CHARLESTON, W.Va. (Legal Newsline) - West Virginia Attorney General Darrell McGraw announced a settlement on Thursday with a South Dakota-based Internet payday lender after a ruling that the company was not entitled to Indian tribal immunity.
Under the terms of the agreement, Payday Financial LLC, doing business as Lakota Cash, and Martin A. Webb, the company's owner, agreed to permanently stop making Internet payday or other usurious loans in West Virginia. The defendants also agreed to pay $135,000 as full refunds of excess fees to 120 consumers in West Virginia.
Payday Financial and Webb also agreed to pay $5,000 to the state for general consumer protection and educational purposes.
The defendants purported that the payday loans the company made with West Virginia consumers originated on the Cheyenne River Indian Reservation in South Dakota and were subject to tribal laws. Kanawha Circuit Court Judge Louis H. Bloom ruled that Payday Financial was not an Indian tribe and was not entitled to tribal immunity.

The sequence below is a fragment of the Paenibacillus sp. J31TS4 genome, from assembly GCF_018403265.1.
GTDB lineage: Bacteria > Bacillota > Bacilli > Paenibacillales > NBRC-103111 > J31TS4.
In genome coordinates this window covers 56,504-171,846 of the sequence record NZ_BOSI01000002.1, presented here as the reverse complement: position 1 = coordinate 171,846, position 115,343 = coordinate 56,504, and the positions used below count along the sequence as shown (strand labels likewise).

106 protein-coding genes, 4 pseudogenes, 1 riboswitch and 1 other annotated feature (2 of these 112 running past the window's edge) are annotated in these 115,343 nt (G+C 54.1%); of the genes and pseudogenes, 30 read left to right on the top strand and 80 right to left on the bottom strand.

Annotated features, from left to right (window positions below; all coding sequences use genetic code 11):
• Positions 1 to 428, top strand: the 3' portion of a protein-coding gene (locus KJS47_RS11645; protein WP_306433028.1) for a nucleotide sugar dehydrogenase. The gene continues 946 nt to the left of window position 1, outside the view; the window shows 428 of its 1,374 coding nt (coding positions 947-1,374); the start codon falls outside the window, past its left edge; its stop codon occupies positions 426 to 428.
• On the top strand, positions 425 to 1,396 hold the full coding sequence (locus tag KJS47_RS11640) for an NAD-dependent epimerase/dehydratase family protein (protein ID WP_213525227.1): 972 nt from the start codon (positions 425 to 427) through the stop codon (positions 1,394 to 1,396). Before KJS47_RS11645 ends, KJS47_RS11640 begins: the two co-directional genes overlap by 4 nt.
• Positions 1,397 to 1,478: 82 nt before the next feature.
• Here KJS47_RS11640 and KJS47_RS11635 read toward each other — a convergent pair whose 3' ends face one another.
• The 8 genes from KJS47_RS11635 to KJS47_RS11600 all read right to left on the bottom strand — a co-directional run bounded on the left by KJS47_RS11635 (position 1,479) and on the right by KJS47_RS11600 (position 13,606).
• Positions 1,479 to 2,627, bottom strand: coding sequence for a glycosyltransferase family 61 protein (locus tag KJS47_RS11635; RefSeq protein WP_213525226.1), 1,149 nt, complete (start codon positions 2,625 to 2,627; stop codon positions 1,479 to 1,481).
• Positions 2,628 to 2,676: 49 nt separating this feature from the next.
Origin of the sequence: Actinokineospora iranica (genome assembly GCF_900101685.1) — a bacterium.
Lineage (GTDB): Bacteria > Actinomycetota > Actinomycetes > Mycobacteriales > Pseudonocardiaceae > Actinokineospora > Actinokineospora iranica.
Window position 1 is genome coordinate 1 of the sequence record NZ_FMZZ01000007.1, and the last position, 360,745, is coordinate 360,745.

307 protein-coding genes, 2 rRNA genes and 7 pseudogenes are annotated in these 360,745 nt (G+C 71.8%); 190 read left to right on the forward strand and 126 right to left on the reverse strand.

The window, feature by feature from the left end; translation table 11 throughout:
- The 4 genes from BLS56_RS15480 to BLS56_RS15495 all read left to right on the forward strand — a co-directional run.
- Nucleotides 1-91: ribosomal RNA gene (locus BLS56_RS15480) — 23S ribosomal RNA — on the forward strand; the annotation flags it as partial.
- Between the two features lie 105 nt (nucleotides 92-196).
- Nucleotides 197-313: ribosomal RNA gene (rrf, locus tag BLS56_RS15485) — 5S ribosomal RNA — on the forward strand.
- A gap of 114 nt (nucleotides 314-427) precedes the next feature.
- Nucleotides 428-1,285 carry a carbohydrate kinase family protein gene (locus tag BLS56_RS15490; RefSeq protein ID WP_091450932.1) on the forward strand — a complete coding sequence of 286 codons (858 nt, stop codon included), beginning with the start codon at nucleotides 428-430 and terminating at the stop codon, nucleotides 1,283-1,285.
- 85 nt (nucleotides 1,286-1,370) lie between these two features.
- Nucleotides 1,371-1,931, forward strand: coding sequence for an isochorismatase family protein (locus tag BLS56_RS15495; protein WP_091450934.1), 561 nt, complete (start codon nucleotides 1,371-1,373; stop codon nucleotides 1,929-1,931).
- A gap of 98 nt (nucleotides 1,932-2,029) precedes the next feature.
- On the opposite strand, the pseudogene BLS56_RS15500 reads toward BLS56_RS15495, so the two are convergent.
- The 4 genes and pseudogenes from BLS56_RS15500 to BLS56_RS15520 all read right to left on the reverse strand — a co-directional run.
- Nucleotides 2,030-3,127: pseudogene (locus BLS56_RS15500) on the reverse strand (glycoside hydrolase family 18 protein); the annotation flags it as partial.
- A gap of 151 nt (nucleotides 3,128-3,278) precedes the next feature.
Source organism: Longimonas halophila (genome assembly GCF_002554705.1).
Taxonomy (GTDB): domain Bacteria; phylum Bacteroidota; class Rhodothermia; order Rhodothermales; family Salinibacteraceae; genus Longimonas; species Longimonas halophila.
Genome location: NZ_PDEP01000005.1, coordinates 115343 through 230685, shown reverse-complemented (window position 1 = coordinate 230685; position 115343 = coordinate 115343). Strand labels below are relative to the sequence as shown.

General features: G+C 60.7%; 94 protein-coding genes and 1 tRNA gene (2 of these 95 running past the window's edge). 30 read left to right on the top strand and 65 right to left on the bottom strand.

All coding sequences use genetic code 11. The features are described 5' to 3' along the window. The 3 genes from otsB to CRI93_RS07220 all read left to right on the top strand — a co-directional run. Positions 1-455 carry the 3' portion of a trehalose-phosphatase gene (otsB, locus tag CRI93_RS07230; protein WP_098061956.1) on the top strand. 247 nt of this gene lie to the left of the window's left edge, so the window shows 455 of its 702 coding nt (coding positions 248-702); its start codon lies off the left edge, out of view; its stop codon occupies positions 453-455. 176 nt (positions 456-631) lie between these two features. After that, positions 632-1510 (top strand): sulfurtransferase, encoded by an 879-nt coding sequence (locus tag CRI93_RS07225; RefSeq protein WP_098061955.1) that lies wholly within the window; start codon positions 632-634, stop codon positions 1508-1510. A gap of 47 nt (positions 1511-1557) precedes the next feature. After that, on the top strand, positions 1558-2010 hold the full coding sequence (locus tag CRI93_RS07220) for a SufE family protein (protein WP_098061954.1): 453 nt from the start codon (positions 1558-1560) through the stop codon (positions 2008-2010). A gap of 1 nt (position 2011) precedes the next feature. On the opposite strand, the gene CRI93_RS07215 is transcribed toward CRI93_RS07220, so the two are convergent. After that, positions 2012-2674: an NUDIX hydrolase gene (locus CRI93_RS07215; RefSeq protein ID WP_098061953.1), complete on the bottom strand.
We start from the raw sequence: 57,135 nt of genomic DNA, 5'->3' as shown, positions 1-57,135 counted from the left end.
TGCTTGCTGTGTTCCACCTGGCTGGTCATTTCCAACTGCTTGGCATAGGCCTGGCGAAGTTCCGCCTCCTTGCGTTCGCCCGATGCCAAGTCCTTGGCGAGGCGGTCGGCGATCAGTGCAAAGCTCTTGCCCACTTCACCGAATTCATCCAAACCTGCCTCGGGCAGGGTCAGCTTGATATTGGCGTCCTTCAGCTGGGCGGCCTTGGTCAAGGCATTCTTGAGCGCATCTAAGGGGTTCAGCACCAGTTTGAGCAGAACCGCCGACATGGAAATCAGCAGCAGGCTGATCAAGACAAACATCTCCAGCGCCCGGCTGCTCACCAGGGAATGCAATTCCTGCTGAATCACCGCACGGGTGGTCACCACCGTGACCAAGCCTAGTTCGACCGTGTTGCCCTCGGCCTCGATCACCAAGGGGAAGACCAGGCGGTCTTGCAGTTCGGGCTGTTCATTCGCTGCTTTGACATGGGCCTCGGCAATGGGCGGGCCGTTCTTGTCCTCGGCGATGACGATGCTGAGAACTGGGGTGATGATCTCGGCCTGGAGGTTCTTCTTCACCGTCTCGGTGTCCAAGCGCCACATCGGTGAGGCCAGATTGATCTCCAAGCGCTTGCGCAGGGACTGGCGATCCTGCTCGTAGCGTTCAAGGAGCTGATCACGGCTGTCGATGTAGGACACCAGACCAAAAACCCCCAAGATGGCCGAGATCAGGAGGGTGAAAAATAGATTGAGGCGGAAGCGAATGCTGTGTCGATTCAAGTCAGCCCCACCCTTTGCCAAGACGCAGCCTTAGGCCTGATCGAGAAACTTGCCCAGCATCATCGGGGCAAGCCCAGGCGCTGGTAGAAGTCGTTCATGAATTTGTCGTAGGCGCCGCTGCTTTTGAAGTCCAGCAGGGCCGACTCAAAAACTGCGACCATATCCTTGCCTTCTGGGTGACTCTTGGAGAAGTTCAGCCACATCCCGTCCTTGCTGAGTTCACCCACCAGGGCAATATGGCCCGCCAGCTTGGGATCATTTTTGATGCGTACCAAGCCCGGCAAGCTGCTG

Bloom ruled that the loans with West Virginia borrowers were governed by laws in West Virginia. Payday Financial challenged the ruling, but the West Virginia Supreme Court of Appeals let the ruling stand. Payday Financial continued to decline compliance with a subpoena by McGraw's office, leading up to contempt proceedings scheduled to start on Oct. 11.
Payday Financial and Webb signed the agreement on the eve of the contempt hearing.
"I am glad that Payday Financial and Webb decided to respect the ruling of our West Virginia court," McGraw said. "Although it took a long battle to get to this point, I commend Payday Financial and Webb for their decision to refund all unlawful fees collected from West Virginia consumers and to permanently refrain from making such loans in our state."